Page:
South Wales Knotweed Removal Blog

Knotweed Management Swansea

Knotweed eradication Swansea

Japanese Knotweed Procedure and Removal in Swansea

Have you got, or do you think you could have Japanese Knotweed? This may lead to a great deal of stress and worry. Don’t lose heart! South Wales Knotweed Removal offer services through South Wales, which includes Swansea, for the identification, treatment methods and when necessary the removing of knotweed. If you need advice or to request a visit, be sure to phone on 01269 591651

Knotweed (Fallopia Japonica)

What exactly is Knotweed?

Knotweed is an intrusive weed which is a plant from the dock family and it typically has sheaths where the leaves join the stems.

Japanese Knotweed is known as a highly invasive plant which can mature swiftly, overtaking other plant life all around if it is left to its own devices. Knotweed is very hard to remove and its existence on or in close proximity to a building could have an impact on house sales, purchases and bring about unanticipated fees.

Knotweed incorporates a really extensive and extremely sturdy root system. The roots can grow up to 3 metres down in the earth and 7 metres wide and upwards. It grows rapidly, at a rate in excess of a metre each week. The roots can impact existing structures and make it difficult to build foundations and incorporate drain systems into the ground however it does not grow through solid concrete.

It is very difficult to eradicate 100 percent of the roots safely and effectively and when a small piece of its grass root isn’t thoroughly removed, it’s going to swiftly re-grow and spread.

Knotweed is known to focus on disadvantages, for instance, cracks in brickwork, and is persistent in growing through them if not eradicated.

Where did Japanese Knotweed originate from?

A Dutch doctor named Phillipe von Siebold came to the British Isles in the late 1840’s and began to sell Japanese Knotweed to botanical gardens and also society figures.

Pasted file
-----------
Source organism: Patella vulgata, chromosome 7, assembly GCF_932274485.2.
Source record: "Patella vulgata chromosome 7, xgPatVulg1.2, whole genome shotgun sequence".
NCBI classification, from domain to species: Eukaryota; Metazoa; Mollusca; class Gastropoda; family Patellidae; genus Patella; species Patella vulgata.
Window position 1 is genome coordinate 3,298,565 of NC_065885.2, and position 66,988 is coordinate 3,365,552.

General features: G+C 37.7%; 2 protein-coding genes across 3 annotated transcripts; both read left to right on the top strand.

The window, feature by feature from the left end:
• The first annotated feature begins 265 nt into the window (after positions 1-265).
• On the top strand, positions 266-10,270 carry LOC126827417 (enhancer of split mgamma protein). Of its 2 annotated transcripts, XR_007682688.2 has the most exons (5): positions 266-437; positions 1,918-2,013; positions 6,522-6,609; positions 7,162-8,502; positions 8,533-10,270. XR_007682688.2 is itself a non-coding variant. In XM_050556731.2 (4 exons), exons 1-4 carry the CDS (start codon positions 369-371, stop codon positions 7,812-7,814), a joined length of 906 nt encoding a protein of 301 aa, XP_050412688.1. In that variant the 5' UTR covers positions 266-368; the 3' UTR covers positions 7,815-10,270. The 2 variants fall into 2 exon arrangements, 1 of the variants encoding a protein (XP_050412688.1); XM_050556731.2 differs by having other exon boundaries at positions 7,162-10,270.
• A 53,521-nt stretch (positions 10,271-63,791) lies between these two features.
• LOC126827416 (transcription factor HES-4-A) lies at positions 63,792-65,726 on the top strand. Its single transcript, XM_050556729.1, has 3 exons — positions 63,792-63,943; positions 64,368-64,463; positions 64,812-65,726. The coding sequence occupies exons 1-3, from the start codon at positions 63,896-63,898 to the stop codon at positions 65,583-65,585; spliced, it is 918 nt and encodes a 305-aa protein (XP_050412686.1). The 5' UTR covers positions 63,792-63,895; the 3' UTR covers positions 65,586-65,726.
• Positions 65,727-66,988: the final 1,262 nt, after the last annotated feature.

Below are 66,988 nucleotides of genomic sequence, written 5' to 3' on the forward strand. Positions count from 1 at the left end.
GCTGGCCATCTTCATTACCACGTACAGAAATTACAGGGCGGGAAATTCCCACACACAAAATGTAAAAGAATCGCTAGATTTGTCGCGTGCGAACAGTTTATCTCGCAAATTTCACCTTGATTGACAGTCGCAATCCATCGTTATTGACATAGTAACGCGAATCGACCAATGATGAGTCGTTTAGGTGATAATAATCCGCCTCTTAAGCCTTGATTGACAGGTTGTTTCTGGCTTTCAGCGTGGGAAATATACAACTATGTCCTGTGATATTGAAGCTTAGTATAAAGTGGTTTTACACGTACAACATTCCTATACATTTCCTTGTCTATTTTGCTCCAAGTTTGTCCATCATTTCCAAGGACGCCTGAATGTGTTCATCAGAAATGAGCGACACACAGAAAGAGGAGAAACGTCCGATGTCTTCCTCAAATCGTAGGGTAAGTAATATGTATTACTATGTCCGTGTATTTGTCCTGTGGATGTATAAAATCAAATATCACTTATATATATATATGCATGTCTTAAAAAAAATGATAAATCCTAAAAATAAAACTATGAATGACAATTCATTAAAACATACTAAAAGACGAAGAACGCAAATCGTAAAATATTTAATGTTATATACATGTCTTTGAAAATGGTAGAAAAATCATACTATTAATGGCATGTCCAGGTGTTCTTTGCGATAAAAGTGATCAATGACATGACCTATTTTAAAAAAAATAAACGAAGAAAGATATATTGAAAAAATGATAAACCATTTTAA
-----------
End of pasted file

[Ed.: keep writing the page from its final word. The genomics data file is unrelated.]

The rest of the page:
The History of Knotweed

By 1869 it became available for general sale in the united kingdom and farmers started to use it as feed for their animals. Through the late 19th century gardeners urged people to purchase and plant knotweed within their home gardens to create a touch of greenery. Little did they know the harmful results knotweed would have from their rapid growth and plant’s roots.

The issue of it becoming greatly brought to a house or public landscapes resulted in it dispersing speedily and growing in the wild. By the 1930’s the consequences and impact of knotweed began to be noticed and its reputation for being a wonderful evergreen plant promptly declined. Its invasive nature, roots and ability to propagate and establish fairly quickly were starting to show.

In the Wintertime knotweed perishes back to ground level however in early summer the bamboo-like stems emerge from rhizomes deep below the ground to shoot to around 7ft high, whilst suppressing all other plant development under and also over the surface.

The Wildlife and Country Act made it an offence to introduce Japanese Knotweed into wild places in 1981 and by 1998 a survey showed that the weed-covered a tremendous area of 99 hectares within the Swansea area alone.

In 2011 aphids were introduced in Swansea to try to eliminate the widespread knotweed however it did not have the result which was needed. An aphid is a small insect which feeds by sucking sap from plants; a blackfly or greenfly. Aphids reproduce speedily, at times producing live young without mating, and enormous numbers can cause extensive problems for everyday native and wildflowers.

Since this time, the government continues to be at a loss for a way to effectively handle knotweed in the UK, so there are now companies that focus on removing knotweed.

Are there any health benefits of Knotweed?

Many people believe there are a few health improvements from Japanese knotweed, which includes; its ability to reduce and treat cognitive disorders, boost heart wellbeing, lower your chance of many forms of cancer, reduce gastrointestinal problems, reduce blood pressure levels, maintain proper insulin levels, and many more.